Chinese culture can be a brutal, dictatorial arrangement for a young person like Miki. History and protocol are guides but also suffocators. Gender, social position, and family connections go both ways. Xiao Shun or Filial Piety stresses the Confucian doctrine of respect for parents and ancestors. This attitude is particularly demanding of women. Miki risks blow-back from her marriage-obsessed parents, her relatives, neighbors, and colleagues for riding a motorcycle — especially with male friends. She negates tradition and authority but it’s not an easy move. Her shoulders are conspicuously tattooed and this drives home her point about self-determination while also finessing the culture.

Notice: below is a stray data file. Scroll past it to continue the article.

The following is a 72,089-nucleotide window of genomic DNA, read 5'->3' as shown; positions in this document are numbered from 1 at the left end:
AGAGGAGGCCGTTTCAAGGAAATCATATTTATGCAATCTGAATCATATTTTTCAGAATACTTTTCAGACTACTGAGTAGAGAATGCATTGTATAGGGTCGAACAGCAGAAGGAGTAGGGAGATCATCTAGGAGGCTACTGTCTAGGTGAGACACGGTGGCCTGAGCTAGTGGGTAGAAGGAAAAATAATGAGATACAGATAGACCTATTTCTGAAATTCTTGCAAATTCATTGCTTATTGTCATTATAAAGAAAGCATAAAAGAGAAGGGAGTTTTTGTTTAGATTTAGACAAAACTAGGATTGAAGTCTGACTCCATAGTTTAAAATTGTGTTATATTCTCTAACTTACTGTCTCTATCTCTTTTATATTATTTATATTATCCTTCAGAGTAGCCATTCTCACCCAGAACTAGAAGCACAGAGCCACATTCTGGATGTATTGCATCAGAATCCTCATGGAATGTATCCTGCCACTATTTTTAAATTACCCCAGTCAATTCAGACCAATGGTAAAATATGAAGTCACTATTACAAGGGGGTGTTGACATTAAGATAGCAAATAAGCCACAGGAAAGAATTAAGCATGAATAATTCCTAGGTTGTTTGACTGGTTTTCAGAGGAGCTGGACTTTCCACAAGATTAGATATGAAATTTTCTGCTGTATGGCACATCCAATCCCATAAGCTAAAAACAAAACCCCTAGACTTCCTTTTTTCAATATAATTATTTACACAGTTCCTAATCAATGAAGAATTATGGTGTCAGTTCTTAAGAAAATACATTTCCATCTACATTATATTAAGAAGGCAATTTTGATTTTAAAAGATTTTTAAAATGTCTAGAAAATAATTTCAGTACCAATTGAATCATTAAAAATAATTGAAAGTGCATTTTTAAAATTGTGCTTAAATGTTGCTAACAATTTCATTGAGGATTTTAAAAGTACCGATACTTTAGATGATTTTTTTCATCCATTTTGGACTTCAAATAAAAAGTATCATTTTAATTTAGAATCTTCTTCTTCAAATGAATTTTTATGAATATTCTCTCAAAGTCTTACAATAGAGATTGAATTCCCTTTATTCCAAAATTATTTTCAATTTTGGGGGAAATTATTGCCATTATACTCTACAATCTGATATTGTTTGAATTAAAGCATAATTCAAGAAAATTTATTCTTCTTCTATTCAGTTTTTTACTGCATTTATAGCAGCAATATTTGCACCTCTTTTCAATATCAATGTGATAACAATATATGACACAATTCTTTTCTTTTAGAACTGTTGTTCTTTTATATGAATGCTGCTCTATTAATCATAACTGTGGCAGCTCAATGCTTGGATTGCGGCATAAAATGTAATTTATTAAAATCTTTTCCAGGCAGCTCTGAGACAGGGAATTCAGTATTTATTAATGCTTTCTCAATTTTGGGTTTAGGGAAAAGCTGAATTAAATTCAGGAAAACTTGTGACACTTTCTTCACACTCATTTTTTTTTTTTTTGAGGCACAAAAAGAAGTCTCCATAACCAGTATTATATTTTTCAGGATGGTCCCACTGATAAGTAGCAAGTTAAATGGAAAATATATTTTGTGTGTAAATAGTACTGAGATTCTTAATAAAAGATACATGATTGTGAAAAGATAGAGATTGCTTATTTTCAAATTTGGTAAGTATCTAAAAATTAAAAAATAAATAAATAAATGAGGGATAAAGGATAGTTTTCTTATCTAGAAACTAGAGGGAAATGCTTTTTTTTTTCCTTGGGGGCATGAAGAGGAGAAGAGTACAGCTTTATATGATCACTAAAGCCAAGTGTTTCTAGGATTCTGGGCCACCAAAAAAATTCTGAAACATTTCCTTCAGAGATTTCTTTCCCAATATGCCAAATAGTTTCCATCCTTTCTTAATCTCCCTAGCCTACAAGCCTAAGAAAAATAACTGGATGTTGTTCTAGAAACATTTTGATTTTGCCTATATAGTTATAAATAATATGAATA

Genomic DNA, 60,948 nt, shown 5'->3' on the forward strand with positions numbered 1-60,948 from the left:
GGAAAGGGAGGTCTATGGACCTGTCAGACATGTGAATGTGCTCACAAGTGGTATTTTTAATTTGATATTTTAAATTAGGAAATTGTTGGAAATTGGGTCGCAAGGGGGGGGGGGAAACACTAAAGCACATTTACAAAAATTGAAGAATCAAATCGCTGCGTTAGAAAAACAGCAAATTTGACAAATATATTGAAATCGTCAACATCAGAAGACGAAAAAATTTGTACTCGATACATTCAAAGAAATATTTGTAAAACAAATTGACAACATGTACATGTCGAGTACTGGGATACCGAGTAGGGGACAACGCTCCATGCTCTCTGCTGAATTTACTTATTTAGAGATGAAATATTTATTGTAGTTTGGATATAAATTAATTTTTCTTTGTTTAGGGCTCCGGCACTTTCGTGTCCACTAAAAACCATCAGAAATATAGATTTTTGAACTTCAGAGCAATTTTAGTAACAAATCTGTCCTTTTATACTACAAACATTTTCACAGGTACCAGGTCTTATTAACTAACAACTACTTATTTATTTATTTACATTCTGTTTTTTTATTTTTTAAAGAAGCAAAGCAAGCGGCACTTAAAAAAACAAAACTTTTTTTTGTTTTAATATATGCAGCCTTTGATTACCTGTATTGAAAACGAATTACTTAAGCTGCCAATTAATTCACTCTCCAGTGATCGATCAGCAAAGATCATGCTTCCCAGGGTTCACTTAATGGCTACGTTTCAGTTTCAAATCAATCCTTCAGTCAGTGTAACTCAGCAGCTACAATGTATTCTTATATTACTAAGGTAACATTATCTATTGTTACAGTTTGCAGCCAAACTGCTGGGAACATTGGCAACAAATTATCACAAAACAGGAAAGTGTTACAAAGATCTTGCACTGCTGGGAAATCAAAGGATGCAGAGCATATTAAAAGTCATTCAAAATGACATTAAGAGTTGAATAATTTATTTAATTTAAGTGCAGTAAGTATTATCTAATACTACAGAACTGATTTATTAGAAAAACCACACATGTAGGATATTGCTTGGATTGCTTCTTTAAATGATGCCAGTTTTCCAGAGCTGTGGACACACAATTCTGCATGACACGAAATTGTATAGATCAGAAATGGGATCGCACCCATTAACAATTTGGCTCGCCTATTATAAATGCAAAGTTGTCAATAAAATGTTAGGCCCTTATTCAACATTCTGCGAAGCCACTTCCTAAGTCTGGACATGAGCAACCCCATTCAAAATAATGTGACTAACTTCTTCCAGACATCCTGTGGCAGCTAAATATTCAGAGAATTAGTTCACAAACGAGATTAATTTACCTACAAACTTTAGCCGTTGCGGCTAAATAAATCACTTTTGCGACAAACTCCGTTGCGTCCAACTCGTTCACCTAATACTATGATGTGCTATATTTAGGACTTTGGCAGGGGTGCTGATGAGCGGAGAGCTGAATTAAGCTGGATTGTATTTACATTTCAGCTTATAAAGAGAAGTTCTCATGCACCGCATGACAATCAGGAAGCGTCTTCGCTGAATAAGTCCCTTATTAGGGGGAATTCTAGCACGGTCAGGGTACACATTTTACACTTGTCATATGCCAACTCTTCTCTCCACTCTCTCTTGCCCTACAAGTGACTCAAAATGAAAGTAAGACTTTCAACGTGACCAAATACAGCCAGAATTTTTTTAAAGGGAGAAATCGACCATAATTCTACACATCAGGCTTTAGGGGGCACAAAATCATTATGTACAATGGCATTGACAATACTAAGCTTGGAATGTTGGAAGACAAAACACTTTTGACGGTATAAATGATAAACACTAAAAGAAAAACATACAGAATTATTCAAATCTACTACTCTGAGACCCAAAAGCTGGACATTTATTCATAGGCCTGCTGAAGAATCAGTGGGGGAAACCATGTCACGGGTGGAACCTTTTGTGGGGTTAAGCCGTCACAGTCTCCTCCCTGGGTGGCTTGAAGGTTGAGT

“Tattoos have other meanings to me,” Miki says. “And they all have stories! Live hard, live for yourself. Accept the true self and don’t compare yourself with others. Everyone is unique and must love themselves, find their own advantages, and do what they are good at.”
“For me, motorcycles are my family members,” Miki clarifies. “They are a part of my life — a pursuit of a source of freedom. Yes, it is fun to ride in Beijing but there is something serious too. My generation stands in the middle between the past and now; very different worlds we go through when we ride. If I am to be strong and become an artist, it will be from my own efforts and pursuit of beautiful things. This is how I must live and my motorcycle helps me understand and do this.”